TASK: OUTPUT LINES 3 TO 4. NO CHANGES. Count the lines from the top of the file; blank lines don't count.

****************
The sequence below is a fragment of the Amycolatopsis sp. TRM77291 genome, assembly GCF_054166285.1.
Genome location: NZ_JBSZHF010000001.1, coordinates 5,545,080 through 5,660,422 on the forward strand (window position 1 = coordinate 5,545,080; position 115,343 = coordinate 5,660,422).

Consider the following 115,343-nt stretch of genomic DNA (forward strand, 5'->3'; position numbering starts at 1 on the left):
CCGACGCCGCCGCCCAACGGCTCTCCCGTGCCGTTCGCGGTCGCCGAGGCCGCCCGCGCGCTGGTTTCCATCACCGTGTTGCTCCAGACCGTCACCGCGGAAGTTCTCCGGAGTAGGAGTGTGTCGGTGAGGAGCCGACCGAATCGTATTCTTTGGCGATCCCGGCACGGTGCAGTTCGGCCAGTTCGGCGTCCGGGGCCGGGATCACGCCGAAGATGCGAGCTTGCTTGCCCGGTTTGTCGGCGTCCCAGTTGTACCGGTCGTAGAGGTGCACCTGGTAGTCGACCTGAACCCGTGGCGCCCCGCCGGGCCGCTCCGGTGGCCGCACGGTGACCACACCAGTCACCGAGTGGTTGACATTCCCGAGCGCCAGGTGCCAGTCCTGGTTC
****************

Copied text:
Consider the following 115,343-nt stretch of genomic DNA (forward strand, 5'->3'; position numbering starts at 1 on the left):
CCGACGCCGCCGCCCAACGGCTCTCCCGTGCCGTTCGCGGTCGCCGAGGCCGCCCGCGCGCTGGTTTCCATCACCGTGTTGCTCCAGACCGTCACCGCGGAAGTTCTCCGGAGTAGGAGTGTGTCGGTGAGGAGCCGACCGAATCGTATTCTTTGGCGATCCCGGCACGGTGCAGTTCGGCCAGTTCGGCGTCCGGGGCCGGGATCACGCCGAAGATGCGAGCTTGCTTGCCCGGTTTGTCGGCGTCCCAGTTGTACCGGTCGTAGAGGTGCACCTGGTAGTCGACCTGAACCCGTGGCGCCCCGCCGGGCCGCTCCGGTGGCCGCACGGTGACCACACCAGTCACCGAGTGGTTGACATTCCCGAGCGCCAGGTGCCAGTCCTGGTTC